Henry's journal continues: "At four o'clock we came to Riviere la Souris, at the junction of the Plum River [Souris Park today], which comes in from the W.N.W. We crossed it and kept along the north side of the Riviere la Souris until sunset, when we put up for the night near Fort de la Frenier [Fort of the Ash] ... Our day's journey was about 14 leagues W.S.W. by the compass." 
Fourteen leagues, or 42 miles, is exactly the distance as the crow flies from the point on the Assiniboine where Henry must have crossed, or at least started his day's journey, to the site of the Ash House latitude given us by Thompson.
If Alexander Henry's starting point that day in July 1806 was a point, or post, nearer the Souris mouth, the distance to his Ash House stop would have been some miles more than the 42 that he says he travelled. But, as already noted, he could not possibly travel W.S.W. from the Souris mouth, or even some few miles above the mouth, and reach a point on the northern side of the Brandon Hills where he could see the Assiniboine River.
David Thompson’s Diary
Now let us consider David Thompson's journal and narrative records. His narrative was written when he was about 70 years of age and living in retirement in Montreal. This narrative was edited and published many years later by J. B. Tyrrell and the Champlain Society. Thompson's journal or diary written day by day by the great explorer during his years of wandering the prairie and mountain wilds of the west, has never been edited or published. Cones undoubtedly made a close study of the more than 4000 pages of closely written notes while he was editing Alexander Henry's journal, and makes repeated references, in his Henry edition, to entries by Thompson in his unpublished diary. Coues says that he actually considered editing the voluminous notes but decided that he could not recommend to any publisher the work of publishing them.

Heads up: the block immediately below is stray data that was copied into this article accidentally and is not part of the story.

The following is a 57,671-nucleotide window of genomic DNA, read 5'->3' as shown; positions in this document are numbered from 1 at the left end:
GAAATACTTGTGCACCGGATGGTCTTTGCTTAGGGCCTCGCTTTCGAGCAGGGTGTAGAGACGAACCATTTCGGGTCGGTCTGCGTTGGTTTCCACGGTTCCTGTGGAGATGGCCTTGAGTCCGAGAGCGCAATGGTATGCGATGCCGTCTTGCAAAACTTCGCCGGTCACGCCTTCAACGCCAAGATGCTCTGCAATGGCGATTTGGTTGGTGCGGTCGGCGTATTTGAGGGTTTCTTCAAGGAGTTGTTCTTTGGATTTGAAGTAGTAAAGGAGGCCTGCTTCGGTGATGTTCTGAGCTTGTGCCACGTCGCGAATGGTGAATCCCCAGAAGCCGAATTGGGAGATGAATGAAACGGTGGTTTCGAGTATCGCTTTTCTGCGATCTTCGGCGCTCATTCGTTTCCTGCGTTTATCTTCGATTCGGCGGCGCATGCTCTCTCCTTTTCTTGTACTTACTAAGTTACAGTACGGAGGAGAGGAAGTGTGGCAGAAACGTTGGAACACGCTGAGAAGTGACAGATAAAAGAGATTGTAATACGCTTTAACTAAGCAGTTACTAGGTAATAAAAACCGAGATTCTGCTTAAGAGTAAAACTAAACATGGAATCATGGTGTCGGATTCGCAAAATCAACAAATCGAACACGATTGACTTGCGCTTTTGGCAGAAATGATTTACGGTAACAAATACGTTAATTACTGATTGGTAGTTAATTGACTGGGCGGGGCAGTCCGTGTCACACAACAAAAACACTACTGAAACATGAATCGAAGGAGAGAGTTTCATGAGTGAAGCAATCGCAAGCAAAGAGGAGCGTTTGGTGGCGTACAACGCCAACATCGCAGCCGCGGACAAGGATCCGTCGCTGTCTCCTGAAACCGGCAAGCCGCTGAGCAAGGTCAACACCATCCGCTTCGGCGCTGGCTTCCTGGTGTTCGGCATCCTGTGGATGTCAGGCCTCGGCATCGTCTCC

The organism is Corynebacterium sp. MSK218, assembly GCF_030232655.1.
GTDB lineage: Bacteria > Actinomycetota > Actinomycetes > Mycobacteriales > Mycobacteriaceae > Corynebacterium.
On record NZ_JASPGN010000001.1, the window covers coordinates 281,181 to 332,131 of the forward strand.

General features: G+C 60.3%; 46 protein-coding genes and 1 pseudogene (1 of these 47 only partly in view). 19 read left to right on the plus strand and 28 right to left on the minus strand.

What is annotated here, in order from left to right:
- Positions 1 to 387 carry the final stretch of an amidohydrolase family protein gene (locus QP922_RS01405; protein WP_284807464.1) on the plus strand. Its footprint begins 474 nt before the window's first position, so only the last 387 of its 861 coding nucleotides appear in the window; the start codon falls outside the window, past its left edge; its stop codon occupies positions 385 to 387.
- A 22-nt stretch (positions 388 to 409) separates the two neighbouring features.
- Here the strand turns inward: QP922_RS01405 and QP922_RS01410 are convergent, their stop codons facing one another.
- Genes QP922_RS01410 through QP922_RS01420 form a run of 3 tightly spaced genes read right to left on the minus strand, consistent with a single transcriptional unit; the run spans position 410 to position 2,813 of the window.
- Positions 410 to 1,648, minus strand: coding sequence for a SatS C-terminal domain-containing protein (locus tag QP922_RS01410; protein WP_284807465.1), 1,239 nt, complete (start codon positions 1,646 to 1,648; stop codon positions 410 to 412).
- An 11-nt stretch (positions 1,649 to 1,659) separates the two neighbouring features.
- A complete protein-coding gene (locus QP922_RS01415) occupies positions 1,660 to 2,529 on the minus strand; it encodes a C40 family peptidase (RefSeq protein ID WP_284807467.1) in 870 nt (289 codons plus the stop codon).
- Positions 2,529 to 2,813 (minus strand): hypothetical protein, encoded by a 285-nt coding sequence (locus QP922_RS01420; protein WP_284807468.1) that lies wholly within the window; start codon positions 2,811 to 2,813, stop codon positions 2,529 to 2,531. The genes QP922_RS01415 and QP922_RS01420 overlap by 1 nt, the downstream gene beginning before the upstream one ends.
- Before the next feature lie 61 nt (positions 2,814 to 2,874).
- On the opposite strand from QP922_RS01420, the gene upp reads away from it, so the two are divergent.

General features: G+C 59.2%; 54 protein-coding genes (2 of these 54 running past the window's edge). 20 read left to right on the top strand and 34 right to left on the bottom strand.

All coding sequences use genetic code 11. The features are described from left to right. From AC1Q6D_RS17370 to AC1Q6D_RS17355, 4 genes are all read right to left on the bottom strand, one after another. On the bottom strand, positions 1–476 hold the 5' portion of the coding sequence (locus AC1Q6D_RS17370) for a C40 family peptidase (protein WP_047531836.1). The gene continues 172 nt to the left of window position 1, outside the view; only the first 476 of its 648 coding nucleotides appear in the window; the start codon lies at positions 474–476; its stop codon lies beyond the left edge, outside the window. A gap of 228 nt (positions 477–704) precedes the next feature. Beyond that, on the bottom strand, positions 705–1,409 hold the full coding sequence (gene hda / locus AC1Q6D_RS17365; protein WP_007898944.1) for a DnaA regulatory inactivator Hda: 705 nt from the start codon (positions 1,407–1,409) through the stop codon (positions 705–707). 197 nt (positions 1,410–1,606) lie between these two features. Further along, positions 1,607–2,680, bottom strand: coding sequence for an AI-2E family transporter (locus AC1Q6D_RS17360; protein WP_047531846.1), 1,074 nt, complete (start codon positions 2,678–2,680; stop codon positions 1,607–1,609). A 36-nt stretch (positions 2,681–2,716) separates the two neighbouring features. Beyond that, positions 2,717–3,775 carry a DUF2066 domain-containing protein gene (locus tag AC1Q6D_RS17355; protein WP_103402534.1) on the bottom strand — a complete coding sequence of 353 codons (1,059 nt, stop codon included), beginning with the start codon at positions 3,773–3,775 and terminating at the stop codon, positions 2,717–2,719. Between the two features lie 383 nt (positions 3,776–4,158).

References and quotations made in this paper are from a photostat of the original Thompson notes, which the Department of Records in Toronto had made for me, and are now in my possession.
The great explorer tells us that he left McDonnell's House near the Souris mouth, on November 28, 1797. McDonnell's House was on section 19-8-16, and the north east quarter, about 6 miles north and somewhat east of Wawanesa.
His first course, according to his unpublished journal, was south by west one mile. At the House he had crossed the river Assiniboine. His next course was south 60 degrees west 7 miles to a point of woods. Then south 50 degrees west 6 miles. During this course he says he was about 6 miles southeast of the Moose Head or Brandon Hills. At the end of this last course he must have been a little south of Nesbitt and somewhat west of that village. He records the fact that it was 20 below zero with a W.S.W. gale. A cold day and he froze his nose.
Until Monday, December 4, he had to forego travel as the thermometer was as low as 36 below with S.E. gales. Their tent was smoky and they apparently put in four miserable days. They were able to kill four cows (buffaloes).
It is scarcely possible for us today to imagine or realize the courage and determination of Thompson and his handful of companions, in facing the storms, dangers and hardships of this midwinter tramp of hundreds of miles across the treeless, snow-white, windswept, uninhabited wastes of the Souris and Missouri plains. Further north they would have had shelter and fuel in the timber lands; and also food. On the plains they had no assurance of any of these necessities. Yet they never faltered, although Thompson does occasionally record his feelings and thankfulness in a briefly written "Thank God."